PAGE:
By David Keeps. Photographed by Francois Dischinger
June 2000 Issue of OUT magazine
The Seducer of OZ
Ever since he worked at a gay gym as a young actor, 39-year-old Chris Meloni has had an electric appeal to queer men. But when Chris Keller, his equal-opportunity seducer on the TV prison drama OZ, began an affair with another man two seasons ago, Meloniís Q factor skyrocketed. While preparing a new season of OZ episodes, which start airing next month on HBO, the actor took the time to talk about his gay fans and gay friends-and how theyíve contributed to his roasting-hot career.
The cafeteria is a sea of muscles and tattoos. At one table sits a group of chiseled African-American wearing Muslim prayer caps. Nearby, but not too close, a skinny Puerto Rican sissyboy hovers around the Italian bodybuilders, sneered at by a group of beefy guys with shaved heads and goatees. A stud in a denim shirt with the designer logo "98C931" above the chest pocket has a Tom of Finland tat on his left arm and a winged phallus inked on the right. And judging by his profile, the young man in the '60's-print head scarf across the room is a real head turner, but as he swivels in his chair he reveals another side of himself: "I'm a drag queen gone bad," he says, pointing to the synthetic battery acid burns on his pretty face. Friends of Dorothy, you're not in Kansas anymore."
Welcome to OZ, the high-security prison of HBO's other crime and punishment drama. Three years ago, before the world started singing the praises of The Sopranos, the brutal, multiracial soap opera set inside the fictional Oswald State Penitentiary was quietly pushing the envelope with graphic violence, sewer-level language, and full-frontal male nudity.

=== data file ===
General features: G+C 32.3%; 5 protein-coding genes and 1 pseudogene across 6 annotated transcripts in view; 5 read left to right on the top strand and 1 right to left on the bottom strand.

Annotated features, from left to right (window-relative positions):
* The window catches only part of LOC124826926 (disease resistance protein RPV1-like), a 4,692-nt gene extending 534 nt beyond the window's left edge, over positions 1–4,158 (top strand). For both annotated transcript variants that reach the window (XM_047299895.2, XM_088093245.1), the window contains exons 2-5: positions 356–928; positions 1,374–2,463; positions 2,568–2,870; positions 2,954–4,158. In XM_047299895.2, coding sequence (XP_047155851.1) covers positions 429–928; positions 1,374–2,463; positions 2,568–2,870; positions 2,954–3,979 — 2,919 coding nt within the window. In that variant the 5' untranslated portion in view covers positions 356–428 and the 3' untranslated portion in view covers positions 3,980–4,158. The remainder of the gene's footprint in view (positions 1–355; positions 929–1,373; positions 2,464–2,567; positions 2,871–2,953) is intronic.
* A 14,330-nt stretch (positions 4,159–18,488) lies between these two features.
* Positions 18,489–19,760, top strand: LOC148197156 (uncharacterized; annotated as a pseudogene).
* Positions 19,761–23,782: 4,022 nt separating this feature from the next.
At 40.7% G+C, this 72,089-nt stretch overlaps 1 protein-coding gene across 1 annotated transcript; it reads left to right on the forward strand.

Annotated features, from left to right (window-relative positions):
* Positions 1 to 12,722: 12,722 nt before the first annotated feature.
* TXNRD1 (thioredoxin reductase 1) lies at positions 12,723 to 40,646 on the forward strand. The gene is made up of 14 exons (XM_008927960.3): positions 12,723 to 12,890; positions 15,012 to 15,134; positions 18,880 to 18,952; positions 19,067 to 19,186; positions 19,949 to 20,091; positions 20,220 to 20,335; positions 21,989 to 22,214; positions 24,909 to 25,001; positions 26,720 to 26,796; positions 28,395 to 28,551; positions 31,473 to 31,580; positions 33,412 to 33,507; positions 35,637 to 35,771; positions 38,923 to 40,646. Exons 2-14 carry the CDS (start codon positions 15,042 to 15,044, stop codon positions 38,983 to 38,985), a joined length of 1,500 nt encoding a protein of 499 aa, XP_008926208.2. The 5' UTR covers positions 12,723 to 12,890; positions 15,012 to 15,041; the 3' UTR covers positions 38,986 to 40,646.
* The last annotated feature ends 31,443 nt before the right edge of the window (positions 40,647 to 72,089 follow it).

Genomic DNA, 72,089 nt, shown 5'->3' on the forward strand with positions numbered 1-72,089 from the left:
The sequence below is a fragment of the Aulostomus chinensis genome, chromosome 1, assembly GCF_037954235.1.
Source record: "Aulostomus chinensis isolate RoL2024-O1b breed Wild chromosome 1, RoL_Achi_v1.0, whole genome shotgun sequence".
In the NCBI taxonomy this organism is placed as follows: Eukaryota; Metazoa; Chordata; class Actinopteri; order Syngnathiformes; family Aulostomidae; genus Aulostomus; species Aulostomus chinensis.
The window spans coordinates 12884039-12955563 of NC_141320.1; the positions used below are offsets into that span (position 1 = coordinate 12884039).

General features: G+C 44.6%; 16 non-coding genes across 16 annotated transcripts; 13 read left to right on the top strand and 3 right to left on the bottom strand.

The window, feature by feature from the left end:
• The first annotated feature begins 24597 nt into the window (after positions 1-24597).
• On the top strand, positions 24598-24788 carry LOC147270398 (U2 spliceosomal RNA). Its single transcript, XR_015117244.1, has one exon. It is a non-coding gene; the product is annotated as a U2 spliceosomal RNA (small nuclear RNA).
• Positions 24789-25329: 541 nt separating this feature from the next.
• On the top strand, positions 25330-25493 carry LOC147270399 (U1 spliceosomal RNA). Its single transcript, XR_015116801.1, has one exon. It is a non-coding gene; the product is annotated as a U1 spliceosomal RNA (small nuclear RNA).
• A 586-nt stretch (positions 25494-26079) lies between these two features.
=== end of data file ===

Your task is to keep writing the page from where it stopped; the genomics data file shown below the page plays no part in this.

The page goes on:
According to the showís creator, Homicide and St. Elsewhere veteran Tom Fontana, Oz, which begins a new season of eight episodes next month, is a metaphor for all of lifeís struggles. "Thereís a wide diversity in our audience-itís gay, itís black, itís middle-aged, middle-class couples. I donít write for any group specifically. I like to think that I write Muslims as accurately as gay characters," says Fontana, who has cast rappers like Naughty By Natureís Treach, as well as drag icon Charles Busch as the homicidal Nat Ginsburg. "But maybe, he adds with a chuckle, "the diversity in the audience comes from all those dicks swinging in the wind."
While the nudity is groundbreaking, and the treatment of homosexuals is decidedly, sometimes harshly, non-PC (as it is of other groups represented in the program), it's the emotional terrain that ultimately distinguishes Oz for its gay audience. "It's a show about survival, how men shut down their ability to love and to feel," Fontana observes. The action revolves around the inmates of an experimental unit called Emerald City, where members of the Aryan Army and Muslim Nation face off, where mafiosi and cholos form unlikely alliances, where a man is just as likely to give his rapist an unasked-for circumcision as he is to fall in love with his cellmate who breaks his arms and legs.
And it is in this hateful place that one of these most intense and addictive homoerotic love-hate romances ever televised-complete with French kisses-has bloomed between a meek, married lawyer named Tobias Beecher and a conniving, murderous thief named Chris Keller. For Christopher Meloni, the never-so-much-as-kissed-a-man-before heterosexual actor who brings an arsenal of sexual charm and physical menace to the role of Keller, the motivation is pure and simple: "He uses his penis as a weapon. Female, male, itís relevant. Itís just a way of getting what he wants."
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